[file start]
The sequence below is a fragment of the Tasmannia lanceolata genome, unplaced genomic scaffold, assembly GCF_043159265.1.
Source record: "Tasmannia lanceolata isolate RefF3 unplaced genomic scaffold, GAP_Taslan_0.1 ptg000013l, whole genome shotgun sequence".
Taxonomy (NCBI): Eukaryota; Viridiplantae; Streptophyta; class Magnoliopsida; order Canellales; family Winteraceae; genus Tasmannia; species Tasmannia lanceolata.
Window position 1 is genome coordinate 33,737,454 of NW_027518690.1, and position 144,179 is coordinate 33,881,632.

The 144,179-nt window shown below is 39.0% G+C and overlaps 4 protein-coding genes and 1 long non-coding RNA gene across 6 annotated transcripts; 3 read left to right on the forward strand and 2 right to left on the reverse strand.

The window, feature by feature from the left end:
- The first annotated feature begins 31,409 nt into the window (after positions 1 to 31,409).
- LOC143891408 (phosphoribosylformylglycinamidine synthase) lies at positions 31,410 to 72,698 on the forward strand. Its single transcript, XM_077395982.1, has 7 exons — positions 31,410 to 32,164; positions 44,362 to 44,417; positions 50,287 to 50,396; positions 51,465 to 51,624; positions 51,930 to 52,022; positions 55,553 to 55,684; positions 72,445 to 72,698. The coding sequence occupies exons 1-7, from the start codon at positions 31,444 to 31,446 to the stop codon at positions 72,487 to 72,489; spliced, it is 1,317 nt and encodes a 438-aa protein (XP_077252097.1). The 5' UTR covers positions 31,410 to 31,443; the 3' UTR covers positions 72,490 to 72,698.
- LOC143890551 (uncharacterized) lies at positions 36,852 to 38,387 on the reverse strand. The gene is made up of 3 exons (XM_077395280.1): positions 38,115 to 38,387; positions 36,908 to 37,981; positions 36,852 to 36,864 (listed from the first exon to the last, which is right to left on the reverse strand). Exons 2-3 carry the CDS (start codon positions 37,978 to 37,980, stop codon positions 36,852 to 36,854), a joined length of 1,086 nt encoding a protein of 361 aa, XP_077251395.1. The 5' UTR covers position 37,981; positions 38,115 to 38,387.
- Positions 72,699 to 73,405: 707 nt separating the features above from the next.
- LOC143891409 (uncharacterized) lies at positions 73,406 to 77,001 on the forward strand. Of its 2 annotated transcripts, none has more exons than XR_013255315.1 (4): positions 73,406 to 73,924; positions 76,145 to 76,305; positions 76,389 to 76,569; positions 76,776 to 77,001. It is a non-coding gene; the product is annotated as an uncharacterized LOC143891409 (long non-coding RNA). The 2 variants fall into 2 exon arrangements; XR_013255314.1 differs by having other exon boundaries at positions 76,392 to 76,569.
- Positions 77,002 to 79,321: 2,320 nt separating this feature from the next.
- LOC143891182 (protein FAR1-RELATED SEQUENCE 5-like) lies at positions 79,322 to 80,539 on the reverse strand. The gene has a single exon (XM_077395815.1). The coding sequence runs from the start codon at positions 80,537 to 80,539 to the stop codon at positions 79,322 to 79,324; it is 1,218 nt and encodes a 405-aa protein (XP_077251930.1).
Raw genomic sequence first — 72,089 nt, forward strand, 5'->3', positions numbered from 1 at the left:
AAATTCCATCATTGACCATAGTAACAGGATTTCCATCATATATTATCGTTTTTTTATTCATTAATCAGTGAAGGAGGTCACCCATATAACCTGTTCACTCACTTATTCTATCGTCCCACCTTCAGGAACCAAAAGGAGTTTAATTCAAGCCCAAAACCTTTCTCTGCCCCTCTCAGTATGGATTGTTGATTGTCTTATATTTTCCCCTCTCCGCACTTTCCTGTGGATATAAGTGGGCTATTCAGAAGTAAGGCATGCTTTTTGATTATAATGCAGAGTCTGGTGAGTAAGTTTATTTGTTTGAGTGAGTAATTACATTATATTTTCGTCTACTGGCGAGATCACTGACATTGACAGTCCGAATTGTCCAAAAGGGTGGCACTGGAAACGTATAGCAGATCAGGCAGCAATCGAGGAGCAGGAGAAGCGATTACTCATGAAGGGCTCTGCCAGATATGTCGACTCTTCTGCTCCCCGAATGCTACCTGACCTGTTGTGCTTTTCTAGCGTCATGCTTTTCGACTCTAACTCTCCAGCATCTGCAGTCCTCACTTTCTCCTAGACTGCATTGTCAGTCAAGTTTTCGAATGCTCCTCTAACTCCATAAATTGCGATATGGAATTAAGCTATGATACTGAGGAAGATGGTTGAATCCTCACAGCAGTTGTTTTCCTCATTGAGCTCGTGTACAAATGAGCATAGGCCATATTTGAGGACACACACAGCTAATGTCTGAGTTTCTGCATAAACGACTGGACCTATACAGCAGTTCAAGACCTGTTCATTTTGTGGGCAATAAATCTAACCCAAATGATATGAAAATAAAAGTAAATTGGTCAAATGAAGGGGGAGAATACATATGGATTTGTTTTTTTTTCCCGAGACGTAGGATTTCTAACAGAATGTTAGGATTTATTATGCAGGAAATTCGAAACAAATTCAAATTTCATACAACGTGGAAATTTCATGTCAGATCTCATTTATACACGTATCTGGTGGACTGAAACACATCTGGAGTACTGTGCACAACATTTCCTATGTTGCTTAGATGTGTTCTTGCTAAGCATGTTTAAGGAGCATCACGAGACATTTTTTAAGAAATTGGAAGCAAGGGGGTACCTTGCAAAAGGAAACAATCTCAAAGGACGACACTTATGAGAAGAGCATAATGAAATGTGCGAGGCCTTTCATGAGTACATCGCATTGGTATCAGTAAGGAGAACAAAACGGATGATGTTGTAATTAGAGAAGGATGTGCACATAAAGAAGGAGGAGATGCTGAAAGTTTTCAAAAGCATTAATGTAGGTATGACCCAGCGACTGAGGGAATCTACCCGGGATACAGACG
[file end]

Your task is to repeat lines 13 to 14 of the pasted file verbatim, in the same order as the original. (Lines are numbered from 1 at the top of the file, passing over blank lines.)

- LOC143891182 (protein FAR1-RELATED SEQUENCE 5-like) lies at positions 79,322 to 80,539 on the reverse strand. The gene has a single exon (XM_077395815.1). The coding sequence runs from the start codon at positions 80,537 to 80,539 to the stop codon at positions 79,322 to 79,324; it is 1,218 nt and encodes a 405-aa protein (XP_077251930.1).
Raw genomic sequence first — 72,089 nt, forward strand, 5'->3', positions numbered from 1 at the left: